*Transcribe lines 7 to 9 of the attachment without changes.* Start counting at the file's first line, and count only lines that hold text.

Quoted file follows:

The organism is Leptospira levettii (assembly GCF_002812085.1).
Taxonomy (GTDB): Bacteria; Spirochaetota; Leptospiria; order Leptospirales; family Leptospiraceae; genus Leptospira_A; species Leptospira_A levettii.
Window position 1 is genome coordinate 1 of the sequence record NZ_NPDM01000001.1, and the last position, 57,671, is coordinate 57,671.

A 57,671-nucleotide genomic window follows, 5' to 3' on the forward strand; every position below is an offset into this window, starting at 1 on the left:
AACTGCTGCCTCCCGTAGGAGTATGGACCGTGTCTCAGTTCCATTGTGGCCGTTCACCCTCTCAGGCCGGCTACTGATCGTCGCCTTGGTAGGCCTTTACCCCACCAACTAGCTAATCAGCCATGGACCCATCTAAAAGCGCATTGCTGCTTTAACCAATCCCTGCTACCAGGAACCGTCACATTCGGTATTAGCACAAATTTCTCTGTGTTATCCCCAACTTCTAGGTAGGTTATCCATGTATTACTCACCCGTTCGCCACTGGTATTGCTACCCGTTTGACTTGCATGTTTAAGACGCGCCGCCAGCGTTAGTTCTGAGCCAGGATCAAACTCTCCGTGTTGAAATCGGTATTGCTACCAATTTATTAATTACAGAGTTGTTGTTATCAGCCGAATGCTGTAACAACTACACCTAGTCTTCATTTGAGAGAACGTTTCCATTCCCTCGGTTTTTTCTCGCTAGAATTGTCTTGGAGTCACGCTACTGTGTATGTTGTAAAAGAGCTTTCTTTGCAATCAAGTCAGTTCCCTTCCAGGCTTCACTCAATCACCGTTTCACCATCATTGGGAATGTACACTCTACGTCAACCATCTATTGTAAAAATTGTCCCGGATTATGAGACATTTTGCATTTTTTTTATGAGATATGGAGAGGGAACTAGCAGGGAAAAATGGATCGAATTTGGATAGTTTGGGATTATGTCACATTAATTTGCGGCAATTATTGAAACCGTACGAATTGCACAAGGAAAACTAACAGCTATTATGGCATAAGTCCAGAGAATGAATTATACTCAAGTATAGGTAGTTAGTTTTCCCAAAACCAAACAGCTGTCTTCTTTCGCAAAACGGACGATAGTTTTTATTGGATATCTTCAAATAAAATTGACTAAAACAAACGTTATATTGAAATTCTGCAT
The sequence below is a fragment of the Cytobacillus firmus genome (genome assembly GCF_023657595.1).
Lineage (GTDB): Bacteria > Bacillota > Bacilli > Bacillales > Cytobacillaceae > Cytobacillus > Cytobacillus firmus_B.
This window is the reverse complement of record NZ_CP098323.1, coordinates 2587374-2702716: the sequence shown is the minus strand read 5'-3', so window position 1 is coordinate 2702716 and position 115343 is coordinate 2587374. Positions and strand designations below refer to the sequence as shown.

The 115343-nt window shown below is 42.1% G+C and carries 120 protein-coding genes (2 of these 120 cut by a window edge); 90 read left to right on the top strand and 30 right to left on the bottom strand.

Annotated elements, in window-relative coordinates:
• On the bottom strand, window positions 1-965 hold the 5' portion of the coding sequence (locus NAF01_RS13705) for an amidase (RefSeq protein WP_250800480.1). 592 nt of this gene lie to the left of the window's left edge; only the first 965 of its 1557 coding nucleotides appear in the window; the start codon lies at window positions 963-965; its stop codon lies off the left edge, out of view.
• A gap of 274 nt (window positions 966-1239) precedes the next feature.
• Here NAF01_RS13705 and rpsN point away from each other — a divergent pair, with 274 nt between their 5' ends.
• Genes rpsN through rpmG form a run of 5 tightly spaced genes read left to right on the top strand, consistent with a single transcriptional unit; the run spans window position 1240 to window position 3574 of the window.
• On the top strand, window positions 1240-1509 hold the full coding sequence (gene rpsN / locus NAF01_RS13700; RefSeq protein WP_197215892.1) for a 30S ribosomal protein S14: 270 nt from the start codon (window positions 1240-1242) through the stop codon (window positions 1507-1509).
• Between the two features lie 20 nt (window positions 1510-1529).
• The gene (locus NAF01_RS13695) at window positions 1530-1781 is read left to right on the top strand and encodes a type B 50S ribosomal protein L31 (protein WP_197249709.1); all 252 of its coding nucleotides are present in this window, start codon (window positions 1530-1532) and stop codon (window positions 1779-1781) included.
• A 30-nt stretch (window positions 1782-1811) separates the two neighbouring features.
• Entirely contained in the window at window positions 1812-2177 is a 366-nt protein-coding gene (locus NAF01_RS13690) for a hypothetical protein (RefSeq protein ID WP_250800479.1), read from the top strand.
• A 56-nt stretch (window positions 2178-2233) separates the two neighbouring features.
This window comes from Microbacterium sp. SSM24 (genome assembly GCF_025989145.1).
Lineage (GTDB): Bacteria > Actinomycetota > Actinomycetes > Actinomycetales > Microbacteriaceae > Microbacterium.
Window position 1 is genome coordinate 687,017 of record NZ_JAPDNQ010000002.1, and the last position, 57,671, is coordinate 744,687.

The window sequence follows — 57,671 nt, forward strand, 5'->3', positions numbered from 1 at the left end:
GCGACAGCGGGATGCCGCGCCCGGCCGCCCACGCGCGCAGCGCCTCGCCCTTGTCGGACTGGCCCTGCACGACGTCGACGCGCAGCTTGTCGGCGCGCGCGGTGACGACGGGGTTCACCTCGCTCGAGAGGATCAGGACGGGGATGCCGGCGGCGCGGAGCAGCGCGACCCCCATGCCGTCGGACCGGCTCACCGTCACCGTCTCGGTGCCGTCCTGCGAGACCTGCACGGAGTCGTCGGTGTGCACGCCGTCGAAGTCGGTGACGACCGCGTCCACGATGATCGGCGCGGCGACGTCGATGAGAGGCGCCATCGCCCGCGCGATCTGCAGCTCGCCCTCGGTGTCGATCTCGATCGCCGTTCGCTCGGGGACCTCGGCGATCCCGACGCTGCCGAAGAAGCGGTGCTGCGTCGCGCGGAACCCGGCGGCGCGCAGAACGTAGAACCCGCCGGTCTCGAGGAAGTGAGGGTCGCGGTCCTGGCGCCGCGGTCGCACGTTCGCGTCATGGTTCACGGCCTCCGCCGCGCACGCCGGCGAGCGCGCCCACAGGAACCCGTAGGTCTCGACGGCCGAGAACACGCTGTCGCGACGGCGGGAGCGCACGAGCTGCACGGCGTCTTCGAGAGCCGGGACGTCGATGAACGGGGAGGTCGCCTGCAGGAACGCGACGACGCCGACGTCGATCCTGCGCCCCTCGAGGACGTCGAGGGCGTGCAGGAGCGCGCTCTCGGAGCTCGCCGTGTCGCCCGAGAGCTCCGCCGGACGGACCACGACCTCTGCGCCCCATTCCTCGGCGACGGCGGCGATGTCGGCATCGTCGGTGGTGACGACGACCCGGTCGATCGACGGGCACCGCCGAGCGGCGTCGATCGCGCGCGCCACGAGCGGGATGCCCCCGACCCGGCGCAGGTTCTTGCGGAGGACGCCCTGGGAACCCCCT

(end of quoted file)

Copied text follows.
Lineage (GTDB): Bacteria > Bacillota > Bacilli > Bacillales > Cytobacillaceae > Cytobacillus > Cytobacillus firmus_B.
This window is the reverse complement of record NZ_CP098323.1, coordinates 2587374-2702716: the sequence shown is the minus strand read 5'-3', so window position 1 is coordinate 2702716 and position 115343 is coordinate 2587374. Positions and strand designations below refer to the sequence as shown.

The 115343-nt window shown below is 42.1% G+C and carries 120 protein-coding genes (2 of these 120 cut by a window edge); 90 read left to right on the top strand and 30 right to left on the bottom strand.